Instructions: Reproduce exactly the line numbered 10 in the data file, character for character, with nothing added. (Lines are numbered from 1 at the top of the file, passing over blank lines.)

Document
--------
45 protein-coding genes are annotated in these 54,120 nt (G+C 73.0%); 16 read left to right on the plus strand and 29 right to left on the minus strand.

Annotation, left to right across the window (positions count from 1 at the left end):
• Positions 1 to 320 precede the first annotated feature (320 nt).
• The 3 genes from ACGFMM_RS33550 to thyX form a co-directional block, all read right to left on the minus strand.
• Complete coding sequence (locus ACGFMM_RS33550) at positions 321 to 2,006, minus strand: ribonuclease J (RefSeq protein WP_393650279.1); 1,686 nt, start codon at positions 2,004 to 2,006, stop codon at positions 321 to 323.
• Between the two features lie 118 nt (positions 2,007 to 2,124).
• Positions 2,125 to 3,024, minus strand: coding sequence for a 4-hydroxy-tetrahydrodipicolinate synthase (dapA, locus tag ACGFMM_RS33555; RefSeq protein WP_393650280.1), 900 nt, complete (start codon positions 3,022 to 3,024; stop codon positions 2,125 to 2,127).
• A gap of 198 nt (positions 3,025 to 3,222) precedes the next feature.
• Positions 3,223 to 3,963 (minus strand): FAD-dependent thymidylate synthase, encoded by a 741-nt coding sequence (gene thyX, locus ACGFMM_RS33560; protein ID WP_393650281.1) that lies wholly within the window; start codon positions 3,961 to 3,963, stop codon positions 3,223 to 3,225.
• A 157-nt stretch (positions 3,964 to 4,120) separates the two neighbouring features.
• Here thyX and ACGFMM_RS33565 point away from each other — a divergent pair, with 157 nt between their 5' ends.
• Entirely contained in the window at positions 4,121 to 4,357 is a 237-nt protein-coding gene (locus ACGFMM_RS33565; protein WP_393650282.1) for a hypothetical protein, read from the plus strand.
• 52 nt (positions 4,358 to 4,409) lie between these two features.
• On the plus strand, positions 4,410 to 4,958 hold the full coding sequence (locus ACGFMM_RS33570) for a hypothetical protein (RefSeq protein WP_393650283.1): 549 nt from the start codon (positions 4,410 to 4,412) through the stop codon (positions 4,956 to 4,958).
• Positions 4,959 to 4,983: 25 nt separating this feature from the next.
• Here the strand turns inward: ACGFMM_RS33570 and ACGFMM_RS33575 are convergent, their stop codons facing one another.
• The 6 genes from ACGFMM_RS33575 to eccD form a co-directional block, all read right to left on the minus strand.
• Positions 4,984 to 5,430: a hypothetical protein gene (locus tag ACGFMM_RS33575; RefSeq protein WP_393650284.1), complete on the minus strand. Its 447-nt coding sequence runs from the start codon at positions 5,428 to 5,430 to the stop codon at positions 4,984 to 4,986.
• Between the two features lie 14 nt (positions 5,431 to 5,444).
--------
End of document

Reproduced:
• A 157-nt stretch (positions 3,964 to 4,120) separates the two neighbouring features.